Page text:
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We want to extend a big thank you to our panelists, Rob Carver, Leanne Bateman, David Dietrich, Shlomi Dinoor, Alan Girelli, Haijing Hao, and John McDougall. The event was sponsored by Basho, Soft10, Brandeis International Business School, EMC and E-Learning Innovation.

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Watch Your Language: How Security Professionals Miscommunicate About Risk

Author: Derek Brink

Original Post: https://blogs.rsa.com/watch-language-security-professionals-miscommunicate-risk/

What a joy it is to be understood! Yet many security professionals find it difficult to be understood by the business decision-makers they are trying to advise.

“They just don’t get it,” we say. And we grumble that our committed, faithful, and honorable efforts to protect the company and its assets are under-recognized, under-appreciated . . . and under-funded.

riskWe could try speaking louder, and more slowly—the comedic memes for how we instinctively try to communicate with someone who speaks a different language.

Of course, we could start trying to speak the same language. That would probably yield better results.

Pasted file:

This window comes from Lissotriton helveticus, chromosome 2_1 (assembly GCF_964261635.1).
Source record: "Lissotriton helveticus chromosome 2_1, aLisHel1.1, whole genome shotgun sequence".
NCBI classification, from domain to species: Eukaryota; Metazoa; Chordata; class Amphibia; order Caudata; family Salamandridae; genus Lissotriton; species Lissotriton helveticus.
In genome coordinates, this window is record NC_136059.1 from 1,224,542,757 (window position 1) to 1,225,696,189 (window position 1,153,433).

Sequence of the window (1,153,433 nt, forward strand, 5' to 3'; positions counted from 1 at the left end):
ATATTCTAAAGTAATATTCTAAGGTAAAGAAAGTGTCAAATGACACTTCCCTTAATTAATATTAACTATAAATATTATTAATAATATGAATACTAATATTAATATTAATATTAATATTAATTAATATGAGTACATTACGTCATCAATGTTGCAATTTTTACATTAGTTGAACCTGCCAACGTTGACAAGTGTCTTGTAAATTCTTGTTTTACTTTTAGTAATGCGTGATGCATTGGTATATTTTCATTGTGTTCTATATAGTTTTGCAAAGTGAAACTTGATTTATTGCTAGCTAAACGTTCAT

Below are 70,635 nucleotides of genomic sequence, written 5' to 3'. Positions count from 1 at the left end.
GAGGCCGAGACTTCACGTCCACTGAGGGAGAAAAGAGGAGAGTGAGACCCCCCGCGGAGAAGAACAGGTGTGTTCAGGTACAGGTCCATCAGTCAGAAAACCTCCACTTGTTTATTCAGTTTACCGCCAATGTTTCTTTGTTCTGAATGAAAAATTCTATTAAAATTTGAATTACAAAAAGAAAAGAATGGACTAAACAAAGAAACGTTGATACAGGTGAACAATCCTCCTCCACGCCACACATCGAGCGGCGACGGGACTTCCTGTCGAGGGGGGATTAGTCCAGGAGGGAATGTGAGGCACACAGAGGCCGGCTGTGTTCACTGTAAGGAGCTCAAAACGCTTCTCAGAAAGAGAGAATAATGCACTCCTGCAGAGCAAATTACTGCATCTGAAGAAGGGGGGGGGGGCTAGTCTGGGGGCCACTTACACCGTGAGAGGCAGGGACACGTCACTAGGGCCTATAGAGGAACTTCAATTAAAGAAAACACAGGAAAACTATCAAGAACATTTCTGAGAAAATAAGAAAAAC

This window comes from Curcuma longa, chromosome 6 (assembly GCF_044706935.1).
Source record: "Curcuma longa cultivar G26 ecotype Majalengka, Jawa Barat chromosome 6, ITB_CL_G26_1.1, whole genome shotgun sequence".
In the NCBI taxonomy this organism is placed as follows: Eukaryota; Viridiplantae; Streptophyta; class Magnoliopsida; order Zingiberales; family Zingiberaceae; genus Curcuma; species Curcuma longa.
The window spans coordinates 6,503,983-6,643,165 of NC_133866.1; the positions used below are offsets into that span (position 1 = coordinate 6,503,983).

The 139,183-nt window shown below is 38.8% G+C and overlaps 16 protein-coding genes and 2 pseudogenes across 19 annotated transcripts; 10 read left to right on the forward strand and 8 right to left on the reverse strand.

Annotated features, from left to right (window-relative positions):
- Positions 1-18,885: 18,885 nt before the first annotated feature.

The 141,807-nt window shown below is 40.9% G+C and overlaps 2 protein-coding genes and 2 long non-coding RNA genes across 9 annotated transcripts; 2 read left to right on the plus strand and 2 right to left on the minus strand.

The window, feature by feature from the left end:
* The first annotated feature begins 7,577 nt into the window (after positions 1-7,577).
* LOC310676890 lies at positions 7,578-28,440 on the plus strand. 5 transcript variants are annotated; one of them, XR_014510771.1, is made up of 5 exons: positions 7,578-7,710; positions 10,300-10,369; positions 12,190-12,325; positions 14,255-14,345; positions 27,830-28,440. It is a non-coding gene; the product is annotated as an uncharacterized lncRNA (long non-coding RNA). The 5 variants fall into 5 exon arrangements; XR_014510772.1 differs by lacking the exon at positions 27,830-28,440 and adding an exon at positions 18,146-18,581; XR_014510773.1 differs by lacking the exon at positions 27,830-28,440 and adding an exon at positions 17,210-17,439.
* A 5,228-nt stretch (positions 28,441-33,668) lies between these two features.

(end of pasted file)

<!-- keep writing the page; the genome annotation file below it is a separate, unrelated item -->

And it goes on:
The way we talk about risk is a prime example of how we habitually miscommunicate. Security professionals mistakenly think they are talking about risk, when they are, in fact, talking about threats, vulnerabilities, and exploits. Some examples include

  • Phishing attacks: This is not a risk. It’s an exploit of a very common vulnerability (humans).
  • OWASP Top 10: These are mistakenly described as “The 10 Most Critical Web Application Security Risks,” but they are not risks. They’re vulnerabilities and exploits.
  • Advanced persistent threats: This isn’t a risk. It’s a threat. (Even when we get the name right, we get it wrong.)
  • Rootkits: This is not a risk. It’s a type of exploit.

As security professionals, we tend to go on and on, talking about threats, vulnerabilities, exploits, and the technologies that help to defend against them, and we think we’re talking about risk. Meanwhile, the business decision-makers we’re trying to advise are confused and frustrated.

So, what is the right language? What is risk?

Shon Harris, author of the popular CISSP All-in-One Exam Guide, defines risk as “the likelihood of a threat agent exploiting a vulnerability, and the corresponding business impact.” Douglas Hubbard, author of The Failure of Risk Management: Why It’s Broken, and How to Fix It, defines risk as “the probability and magnitude of a loss, disaster, or other undesirable event.” (And in an even simpler version: “something bad could happen.”)